Lewis Hamilton might have more victories and pole positions than any driver in Formula One history – with a record-breaking eighth world championship on the horizon – but Jenson Button believes his greatest achievement could still be to come.
George Russell, 23, who drove so superbly as Hamilton’s stand-in at last year’s Sakhir Grand Prix in Bahrain, is in contention to join the Silver Arrows next season as Valtteri Bottas’ stock continues to fall.
And Button believes that could prove a major challenge for the 36-year-old Hamilton if it happens.
“It will be a big shift for Lewis to have a young kiddie come to his team who has already proven himself to be very, very quick in that car,” says Button.
“That is mentally tough. It is going to be a challenge and if Lewis comes out on top, it will be his biggest achievement.”
It is a grand claim from the 2009 world champion, a former team-mate of Hamilton’s, but one granted gravitas here in Austria where the teams are preparing for the Styrian Grand Prix.
After this week stating his preference for Bottas to stay at Mercedes in 2022, Hamilton was then asked for his thoughts on fellow Briton Russell.
“On doing what?” he snapped back abruptly. “On being your team-mate?” came the reply. Hamilton responded: “Well he is not my team-mate currently so I don’t need to say anything on that.”
“It’s funny,” continues Button in an interview with the PA news agency. “George jumped into Lewis’ car in Bahrain and Lewis wished him luck. But Lewis didn’t comment at all on social media about how he went in the race because I think he was shocked out how quick he was.
“There is definitely something there and if they are team-mates it is going to be tricky for Lewis which is what we all want to see.
“But it is probably not what Mercedes want. It is much easier having a driver that is not as quick as Lewis in the team as long as he is bringing in the points. But at the moment, that’s the problem – Valtteri isn’t doing that.”
Indeed, ahead of Sunday’s race, Bottas is already 72 points off the championship summit. In the constructors’ standings, Mercedes have fallen 37 points behind Red Bull and without the brilliance of Hamilton, the grid’s all-conquering team could easily have been cast further adrift.
The seven-time world champion came up just five miles short in stopping rival Max Verstappen from winning in France last weekend following two strategy mistakes by his Mercedes team.
But in contrast to previous seasons, Hamilton, 12 points behind championship leader Verstappen, brushed off the defeat.
“Mentally, Lewis is in the best place he has ever been,” added Button, 41. “This year, something has clicked. He is more down to earth, more open, he walks in the paddock and says ‘hello’ to people and he even says ‘hello’ to them by name. When he has a bad race, he is like ‘it happens, it is frustrating and we move on’.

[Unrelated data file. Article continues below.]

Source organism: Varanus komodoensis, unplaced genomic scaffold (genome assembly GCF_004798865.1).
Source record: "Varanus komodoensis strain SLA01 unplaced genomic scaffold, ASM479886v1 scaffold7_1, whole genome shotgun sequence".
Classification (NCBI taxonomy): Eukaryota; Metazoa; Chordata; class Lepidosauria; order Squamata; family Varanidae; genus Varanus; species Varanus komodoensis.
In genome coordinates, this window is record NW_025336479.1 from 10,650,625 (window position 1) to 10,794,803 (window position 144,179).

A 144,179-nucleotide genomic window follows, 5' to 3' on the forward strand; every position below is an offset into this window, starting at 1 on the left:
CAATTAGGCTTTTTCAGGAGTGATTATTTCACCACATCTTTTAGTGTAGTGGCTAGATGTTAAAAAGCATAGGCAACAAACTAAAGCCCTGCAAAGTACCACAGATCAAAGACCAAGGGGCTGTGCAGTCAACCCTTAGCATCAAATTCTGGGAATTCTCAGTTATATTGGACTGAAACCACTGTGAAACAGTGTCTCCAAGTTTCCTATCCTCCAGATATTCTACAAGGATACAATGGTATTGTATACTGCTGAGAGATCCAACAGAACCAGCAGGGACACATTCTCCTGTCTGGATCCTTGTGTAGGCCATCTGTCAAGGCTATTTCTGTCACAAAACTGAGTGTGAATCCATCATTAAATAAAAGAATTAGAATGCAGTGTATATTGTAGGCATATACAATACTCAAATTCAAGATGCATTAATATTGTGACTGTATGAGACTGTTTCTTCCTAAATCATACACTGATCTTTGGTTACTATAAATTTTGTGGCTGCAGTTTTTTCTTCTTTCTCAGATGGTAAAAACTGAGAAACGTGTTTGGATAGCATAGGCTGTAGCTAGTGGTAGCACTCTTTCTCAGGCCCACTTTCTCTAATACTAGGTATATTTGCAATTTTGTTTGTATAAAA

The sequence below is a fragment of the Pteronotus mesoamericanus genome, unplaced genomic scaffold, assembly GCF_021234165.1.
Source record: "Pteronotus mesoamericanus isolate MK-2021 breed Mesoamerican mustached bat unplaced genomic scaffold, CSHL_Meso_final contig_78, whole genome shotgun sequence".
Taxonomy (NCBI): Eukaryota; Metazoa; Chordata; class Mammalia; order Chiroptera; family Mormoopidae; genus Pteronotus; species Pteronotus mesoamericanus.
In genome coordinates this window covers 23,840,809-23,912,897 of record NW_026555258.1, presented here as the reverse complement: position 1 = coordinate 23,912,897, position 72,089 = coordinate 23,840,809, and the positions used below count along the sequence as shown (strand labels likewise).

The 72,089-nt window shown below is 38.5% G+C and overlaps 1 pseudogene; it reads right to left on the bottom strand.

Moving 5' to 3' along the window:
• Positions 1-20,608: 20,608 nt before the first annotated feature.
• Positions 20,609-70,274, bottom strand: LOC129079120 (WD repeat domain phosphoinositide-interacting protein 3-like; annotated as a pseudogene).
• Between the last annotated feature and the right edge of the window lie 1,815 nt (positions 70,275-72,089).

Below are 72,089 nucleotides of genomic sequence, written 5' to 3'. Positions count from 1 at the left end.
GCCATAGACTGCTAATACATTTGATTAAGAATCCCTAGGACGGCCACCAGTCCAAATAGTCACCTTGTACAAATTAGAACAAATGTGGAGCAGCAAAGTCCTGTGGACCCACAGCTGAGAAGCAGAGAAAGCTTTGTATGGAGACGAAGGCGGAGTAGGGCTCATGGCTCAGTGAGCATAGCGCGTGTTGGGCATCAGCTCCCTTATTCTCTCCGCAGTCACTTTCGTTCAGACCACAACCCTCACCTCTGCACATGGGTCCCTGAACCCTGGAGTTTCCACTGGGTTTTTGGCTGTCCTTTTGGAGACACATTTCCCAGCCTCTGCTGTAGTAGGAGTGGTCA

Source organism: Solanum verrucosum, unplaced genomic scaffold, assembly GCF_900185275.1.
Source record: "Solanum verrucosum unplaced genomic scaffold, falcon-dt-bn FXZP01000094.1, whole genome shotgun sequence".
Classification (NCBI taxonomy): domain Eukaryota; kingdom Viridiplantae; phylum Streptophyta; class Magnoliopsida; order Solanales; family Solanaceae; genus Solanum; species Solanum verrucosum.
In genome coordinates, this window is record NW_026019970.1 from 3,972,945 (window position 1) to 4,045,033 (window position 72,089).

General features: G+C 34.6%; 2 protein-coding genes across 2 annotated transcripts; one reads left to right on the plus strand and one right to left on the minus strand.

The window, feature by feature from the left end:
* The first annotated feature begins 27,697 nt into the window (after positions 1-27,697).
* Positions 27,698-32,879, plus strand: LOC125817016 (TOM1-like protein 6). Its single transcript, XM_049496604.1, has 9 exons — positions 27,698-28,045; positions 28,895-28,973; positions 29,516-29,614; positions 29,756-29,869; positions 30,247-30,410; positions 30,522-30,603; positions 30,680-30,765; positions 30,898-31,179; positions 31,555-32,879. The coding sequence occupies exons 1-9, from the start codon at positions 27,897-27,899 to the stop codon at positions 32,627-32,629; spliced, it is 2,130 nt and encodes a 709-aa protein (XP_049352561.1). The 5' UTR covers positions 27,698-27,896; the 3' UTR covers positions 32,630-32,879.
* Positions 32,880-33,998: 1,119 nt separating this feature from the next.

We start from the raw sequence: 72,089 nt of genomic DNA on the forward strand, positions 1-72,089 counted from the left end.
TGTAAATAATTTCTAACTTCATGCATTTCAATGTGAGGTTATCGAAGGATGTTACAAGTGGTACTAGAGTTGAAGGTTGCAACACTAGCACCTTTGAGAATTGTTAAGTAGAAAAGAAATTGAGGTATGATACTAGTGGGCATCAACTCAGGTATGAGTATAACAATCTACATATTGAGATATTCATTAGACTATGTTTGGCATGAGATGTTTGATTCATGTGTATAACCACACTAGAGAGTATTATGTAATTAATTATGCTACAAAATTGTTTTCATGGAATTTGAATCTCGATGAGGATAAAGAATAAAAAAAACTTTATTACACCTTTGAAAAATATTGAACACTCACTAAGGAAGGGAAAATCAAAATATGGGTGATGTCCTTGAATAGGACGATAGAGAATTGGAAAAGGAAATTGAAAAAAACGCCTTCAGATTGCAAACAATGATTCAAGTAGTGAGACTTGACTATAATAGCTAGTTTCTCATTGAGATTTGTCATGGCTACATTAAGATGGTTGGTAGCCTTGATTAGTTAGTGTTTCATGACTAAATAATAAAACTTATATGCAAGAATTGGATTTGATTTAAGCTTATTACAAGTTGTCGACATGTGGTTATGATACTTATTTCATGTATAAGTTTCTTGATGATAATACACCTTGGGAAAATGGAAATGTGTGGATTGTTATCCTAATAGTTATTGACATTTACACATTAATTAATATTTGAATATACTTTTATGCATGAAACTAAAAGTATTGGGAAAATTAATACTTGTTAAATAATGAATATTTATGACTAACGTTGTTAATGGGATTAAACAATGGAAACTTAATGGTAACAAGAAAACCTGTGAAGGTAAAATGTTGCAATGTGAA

“I don’t know what has happened, what has changed, or if he has got someone who is helping him with feeling more relaxed, but he is as he should be.
“He has won seven world championships and he should be confident in his ability. He had some insecurities before – we all do as racing drivers – but this year he has really impressed me with how calm he is.”
Ten years ago, BBC’s Antiques Roadshow was cancelled as more than eight million people watched Button drive from last to win a delayed, rain-hit Canadian Grand Prix. Unsurprisingly, it is a race Button has selected among his favourites for the launch of Readly’s ‘Step back in time’ retro campaign.
Button was 20 when he started his F1 career, going on to compete in 306 grands prix, winning 15 times and taking the 2009 title before retiring seven years later.
This is his fifth season away from the grid. He lives in Bel Air, Los Angeles, with his American model fiancee, Brittny Ward and their two children, Hendrix, 2, and daughter Lenny, who was born in December.
But while Button is relishing being a family man, he admits it was difficult to adjust to life without his biggest passion.
“It is great to see the kids grow and when my little boy runs towards me and wants to give me a hug or wants to play with his cars, it is amazing,” said Button.
“But do I miss racing? Totally. I am playing with my son and my mind wonders: ‘What am I doing? Am I a stay at home dad? What is my direction in life?’ And when you have lived your whole life on the limiter to suddenly doing the opposite, it is tricky and initially I felt I did not have the right balance.
“I am a racing driver, I always will be. It was difficult and for six months because I didn’t know where my career was going to take me.
“I was flying private jets and getting the best table at a restaurant, which is the smallest thing, but it is a completely different world as a Formula One driver, it is the pinnacle, and F1 drivers don’t realise how lucky and privileged they are. They are treated like royalty.”
Button now works as a pundit for Sky, is employed by Williams as a senior adviser, and wants to race in the American IMSA SportsCar Championship next year. He is also a team owner in the all-electric off-road series, Extreme E, and is reviving Radford – a British coachbuilder that has recently announced a partnership with Lotus.
Button concludes: “When you have the right balance you are a better parent. I needed to withdraw from the home environment to get my excitement. I come home and it is so good to see the kids and you play with them for hours.
“My life now has a direction and the future for the next five years is exciting. It is life-changing when you step away from Formula One but I am in a fantastic place right now. My life as a normal human has started.”
:: Jenson Button is fronting Readly’s ‘Step back in time’ retro campaign. Visit www.readly.com/motorsport21 for more information or www.readly.com.